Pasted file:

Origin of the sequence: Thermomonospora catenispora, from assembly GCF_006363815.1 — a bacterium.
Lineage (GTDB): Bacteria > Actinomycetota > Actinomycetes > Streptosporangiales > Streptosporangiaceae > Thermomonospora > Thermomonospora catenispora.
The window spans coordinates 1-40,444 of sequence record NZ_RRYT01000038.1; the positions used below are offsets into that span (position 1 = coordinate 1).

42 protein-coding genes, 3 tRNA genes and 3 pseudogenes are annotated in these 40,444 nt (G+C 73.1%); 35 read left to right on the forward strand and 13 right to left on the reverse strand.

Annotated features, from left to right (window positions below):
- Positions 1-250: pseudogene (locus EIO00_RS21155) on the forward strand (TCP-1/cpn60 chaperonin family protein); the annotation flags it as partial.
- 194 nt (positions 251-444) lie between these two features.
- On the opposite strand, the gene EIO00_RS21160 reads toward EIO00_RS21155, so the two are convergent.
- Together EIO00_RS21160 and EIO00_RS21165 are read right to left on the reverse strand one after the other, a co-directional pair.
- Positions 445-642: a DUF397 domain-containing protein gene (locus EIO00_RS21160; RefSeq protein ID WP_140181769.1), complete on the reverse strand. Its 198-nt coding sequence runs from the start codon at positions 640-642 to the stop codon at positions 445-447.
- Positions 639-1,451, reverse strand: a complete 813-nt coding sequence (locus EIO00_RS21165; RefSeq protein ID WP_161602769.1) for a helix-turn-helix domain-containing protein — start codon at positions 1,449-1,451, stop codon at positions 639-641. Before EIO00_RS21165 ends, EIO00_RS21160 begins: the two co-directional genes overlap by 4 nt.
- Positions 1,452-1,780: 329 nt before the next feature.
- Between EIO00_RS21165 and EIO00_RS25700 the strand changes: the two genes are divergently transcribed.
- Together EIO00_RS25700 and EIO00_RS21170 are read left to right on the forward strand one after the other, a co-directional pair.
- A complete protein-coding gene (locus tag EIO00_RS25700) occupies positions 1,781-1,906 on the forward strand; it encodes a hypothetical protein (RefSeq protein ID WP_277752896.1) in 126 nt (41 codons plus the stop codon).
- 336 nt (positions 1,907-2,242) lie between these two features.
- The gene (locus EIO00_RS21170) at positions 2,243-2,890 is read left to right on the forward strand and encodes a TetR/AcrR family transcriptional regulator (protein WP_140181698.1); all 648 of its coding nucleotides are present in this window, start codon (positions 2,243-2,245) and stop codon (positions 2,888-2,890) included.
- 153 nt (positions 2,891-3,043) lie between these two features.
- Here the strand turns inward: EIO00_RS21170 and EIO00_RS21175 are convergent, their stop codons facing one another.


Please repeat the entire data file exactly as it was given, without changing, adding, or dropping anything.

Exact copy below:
Origin of the sequence: Thermomonospora catenispora, from assembly GCF_006363815.1 — a bacterium.
Lineage (GTDB): Bacteria > Actinomycetota > Actinomycetes > Streptosporangiales > Streptosporangiaceae > Thermomonospora > Thermomonospora catenispora.
The window spans coordinates 1-40,444 of sequence record NZ_RRYT01000038.1; the positions used below are offsets into that span (position 1 = coordinate 1).

42 protein-coding genes, 3 tRNA genes and 3 pseudogenes are annotated in these 40,444 nt (G+C 73.1%); 35 read left to right on the forward strand and 13 right to left on the reverse strand.

Annotated features, from left to right (window positions below):
- Positions 1-250: pseudogene (locus EIO00_RS21155) on the forward strand (TCP-1/cpn60 chaperonin family protein); the annotation flags it as partial.
- 194 nt (positions 251-444) lie between these two features.
- On the opposite strand, the gene EIO00_RS21160 reads toward EIO00_RS21155, so the two are convergent.
- Together EIO00_RS21160 and EIO00_RS21165 are read right to left on the reverse strand one after the other, a co-directional pair.
- Positions 445-642: a DUF397 domain-containing protein gene (locus EIO00_RS21160; RefSeq protein ID WP_140181769.1), complete on the reverse strand. Its 198-nt coding sequence runs from the start codon at positions 640-642 to the stop codon at positions 445-447.
- Positions 639-1,451, reverse strand: a complete 813-nt coding sequence (locus EIO00_RS21165; RefSeq protein ID WP_161602769.1) for a helix-turn-helix domain-containing protein — start codon at positions 1,449-1,451, stop codon at positions 639-641. Before EIO00_RS21165 ends, EIO00_RS21160 begins: the two co-directional genes overlap by 4 nt.
- Positions 1,452-1,780: 329 nt before the next feature.
- Between EIO00_RS21165 and EIO00_RS25700 the strand changes: the two genes are divergently transcribed.
- Together EIO00_RS25700 and EIO00_RS21170 are read left to right on the forward strand one after the other, a co-directional pair.
- A complete protein-coding gene (locus tag EIO00_RS25700) occupies positions 1,781-1,906 on the forward strand; it encodes a hypothetical protein (RefSeq protein ID WP_277752896.1) in 126 nt (41 codons plus the stop codon).
- 336 nt (positions 1,907-2,242) lie between these two features.
- The gene (locus EIO00_RS21170) at positions 2,243-2,890 is read left to right on the forward strand and encodes a TetR/AcrR family transcriptional regulator (protein WP_140181698.1); all 648 of its coding nucleotides are present in this window, start codon (positions 2,243-2,245) and stop codon (positions 2,888-2,890) included.
- 153 nt (positions 2,891-3,043) lie between these two features.
- Here the strand turns inward: EIO00_RS21170 and EIO00_RS21175 are convergent, their stop codons facing one another.